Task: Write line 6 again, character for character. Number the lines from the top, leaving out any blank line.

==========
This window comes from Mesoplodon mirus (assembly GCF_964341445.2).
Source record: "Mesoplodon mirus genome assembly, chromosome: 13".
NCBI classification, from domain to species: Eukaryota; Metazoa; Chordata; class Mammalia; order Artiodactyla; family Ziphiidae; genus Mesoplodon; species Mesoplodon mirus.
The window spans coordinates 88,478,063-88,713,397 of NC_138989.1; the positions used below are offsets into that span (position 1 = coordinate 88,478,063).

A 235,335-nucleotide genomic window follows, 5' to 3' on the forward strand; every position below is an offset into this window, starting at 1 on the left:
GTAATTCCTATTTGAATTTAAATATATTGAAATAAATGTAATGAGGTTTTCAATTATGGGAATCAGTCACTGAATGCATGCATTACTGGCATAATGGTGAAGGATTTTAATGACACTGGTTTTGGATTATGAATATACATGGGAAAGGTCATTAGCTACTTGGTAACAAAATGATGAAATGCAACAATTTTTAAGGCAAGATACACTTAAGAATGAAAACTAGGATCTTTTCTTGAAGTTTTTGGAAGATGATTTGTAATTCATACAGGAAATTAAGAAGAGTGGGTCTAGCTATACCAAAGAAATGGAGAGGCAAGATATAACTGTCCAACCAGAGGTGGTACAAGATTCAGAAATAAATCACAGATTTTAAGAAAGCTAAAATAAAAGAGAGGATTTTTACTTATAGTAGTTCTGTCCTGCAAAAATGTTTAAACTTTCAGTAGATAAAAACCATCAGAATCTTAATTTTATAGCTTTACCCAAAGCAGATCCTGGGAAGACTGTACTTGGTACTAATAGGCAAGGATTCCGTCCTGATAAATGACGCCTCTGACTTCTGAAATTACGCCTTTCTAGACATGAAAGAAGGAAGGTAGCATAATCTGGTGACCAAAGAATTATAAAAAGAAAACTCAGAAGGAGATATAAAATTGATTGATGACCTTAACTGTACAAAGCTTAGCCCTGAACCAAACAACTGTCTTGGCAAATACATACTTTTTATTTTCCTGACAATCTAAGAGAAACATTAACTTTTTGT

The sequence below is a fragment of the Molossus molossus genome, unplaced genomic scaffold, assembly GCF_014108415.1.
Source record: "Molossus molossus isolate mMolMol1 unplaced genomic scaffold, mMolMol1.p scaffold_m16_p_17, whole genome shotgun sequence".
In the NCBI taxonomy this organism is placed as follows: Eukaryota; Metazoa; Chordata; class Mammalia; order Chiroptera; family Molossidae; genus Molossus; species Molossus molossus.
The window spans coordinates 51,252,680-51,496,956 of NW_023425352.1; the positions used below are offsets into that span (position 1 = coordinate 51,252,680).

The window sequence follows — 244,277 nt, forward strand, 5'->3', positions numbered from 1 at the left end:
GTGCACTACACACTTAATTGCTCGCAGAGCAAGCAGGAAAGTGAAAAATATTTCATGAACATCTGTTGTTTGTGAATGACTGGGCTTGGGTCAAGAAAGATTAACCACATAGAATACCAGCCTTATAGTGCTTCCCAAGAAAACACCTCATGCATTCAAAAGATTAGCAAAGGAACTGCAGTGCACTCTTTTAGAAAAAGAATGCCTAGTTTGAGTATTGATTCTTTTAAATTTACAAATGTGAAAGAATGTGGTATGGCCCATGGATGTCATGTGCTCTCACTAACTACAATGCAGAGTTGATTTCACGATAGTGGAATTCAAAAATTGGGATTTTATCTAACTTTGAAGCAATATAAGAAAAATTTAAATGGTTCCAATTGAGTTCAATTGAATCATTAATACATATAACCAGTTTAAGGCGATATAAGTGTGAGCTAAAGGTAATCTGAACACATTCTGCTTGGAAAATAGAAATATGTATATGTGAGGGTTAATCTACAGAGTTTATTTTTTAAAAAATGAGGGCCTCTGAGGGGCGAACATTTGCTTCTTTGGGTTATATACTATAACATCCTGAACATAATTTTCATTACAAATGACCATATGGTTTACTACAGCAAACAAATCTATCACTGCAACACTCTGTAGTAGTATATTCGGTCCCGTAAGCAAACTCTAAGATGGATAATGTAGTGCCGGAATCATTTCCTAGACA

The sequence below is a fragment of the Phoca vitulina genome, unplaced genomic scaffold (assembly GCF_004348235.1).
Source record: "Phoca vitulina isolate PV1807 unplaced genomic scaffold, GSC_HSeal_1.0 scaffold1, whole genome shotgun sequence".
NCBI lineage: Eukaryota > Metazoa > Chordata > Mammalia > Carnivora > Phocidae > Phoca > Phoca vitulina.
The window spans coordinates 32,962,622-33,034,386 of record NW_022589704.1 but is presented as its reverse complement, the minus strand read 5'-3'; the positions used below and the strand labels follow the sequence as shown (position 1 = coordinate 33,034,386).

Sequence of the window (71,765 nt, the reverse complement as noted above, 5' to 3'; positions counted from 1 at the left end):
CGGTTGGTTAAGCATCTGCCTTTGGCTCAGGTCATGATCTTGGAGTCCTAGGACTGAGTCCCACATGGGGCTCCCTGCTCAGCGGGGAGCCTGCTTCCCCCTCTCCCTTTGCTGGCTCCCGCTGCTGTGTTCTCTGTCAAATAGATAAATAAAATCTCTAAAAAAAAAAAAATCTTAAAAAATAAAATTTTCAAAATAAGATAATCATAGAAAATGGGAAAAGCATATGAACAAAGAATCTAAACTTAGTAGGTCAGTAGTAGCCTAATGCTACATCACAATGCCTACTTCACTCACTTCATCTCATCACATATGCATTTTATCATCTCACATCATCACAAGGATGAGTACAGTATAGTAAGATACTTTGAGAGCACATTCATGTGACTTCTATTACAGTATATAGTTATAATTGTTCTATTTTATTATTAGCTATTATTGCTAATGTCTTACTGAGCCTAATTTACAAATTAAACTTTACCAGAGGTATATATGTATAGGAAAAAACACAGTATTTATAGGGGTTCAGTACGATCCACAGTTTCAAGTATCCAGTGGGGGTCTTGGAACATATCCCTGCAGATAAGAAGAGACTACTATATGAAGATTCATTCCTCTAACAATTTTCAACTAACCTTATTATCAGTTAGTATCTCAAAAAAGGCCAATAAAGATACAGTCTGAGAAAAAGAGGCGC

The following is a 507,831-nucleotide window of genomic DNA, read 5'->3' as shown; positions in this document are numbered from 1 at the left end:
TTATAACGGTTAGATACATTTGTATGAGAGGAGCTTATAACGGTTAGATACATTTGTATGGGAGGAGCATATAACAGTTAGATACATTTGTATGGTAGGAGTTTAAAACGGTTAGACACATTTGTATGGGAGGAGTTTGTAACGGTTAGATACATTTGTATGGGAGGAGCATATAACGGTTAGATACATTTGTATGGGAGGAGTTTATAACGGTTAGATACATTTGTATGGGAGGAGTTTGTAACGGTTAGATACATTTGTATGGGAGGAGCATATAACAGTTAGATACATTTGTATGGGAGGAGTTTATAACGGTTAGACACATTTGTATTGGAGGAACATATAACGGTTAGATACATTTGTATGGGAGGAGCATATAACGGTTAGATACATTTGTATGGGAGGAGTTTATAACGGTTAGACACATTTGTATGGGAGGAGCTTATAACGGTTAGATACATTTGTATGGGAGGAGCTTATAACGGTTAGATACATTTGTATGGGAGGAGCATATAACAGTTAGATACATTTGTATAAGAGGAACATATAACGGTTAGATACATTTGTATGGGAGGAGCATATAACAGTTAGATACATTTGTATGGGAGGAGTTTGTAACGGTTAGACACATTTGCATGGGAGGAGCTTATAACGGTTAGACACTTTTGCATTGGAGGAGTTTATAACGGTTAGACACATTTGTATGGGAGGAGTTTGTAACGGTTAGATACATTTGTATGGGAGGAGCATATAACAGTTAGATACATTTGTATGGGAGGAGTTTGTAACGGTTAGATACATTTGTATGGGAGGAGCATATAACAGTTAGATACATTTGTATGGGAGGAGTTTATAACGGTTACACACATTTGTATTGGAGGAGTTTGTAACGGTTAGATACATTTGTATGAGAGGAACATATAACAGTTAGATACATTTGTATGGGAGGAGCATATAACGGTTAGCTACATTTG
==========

GTAATTCCTATTTGAATTTAAATATATTGAAATAAATGTAATGAGGTTTTCAATTATGGGAATCAGTCACTGAATGCATGCATTACTGGCATAATGGTGAAGGATTTTAATGACACTGGTTTTGGATTATGAATATACATGGGAAAGGTCATTAGCTACTTGGTAACAAAATGATGAAATGCAACAATTTTTAAGGCAAGATACACTTAAGAATGAAAACTAGGATCTTTTCTTGAAGTTTTTGGAAGATGATTTGTAATTCATACAGGAAATTAAGAAGAGTGGGTCTAGCTATACCAAAGAAATGGAGAGGCAAGATATAACTGTCCAACCAGAGGTGGTACAAGATTCAGAAATAAATCACAGATTTTAAGAAAGCTAAAATAAAAGAGAGGATTTTTACTTATAGTAGTTCTGTCCTGCAAAAATGTTTAAACTTTCAGTAGATAAAAACCATCAGAATCTTAATTTTATAGCTTTACCCAAAGCAGATCCTGGGAAGACTGTACTTGGTACTAATAGGCAAGGATTCCGTCCTGATAAATGACGCCTCTGACTTCTGAAATTACGCCTTTCTAGACATGAAAGAAGGAAGGTAGCATAATCTGGTGACCAAAGAATTATAAAAAGAAAACTCAGAAGGAGATATAAAATTGATTGATGACCTTAACTGTACAAAGCTTAGCCCTGAACCAAACAACTGTCTTGGCAAATACATACTTTTTATTTTCCTGACAATCTAAGAGAAACATTAACTTTTTGT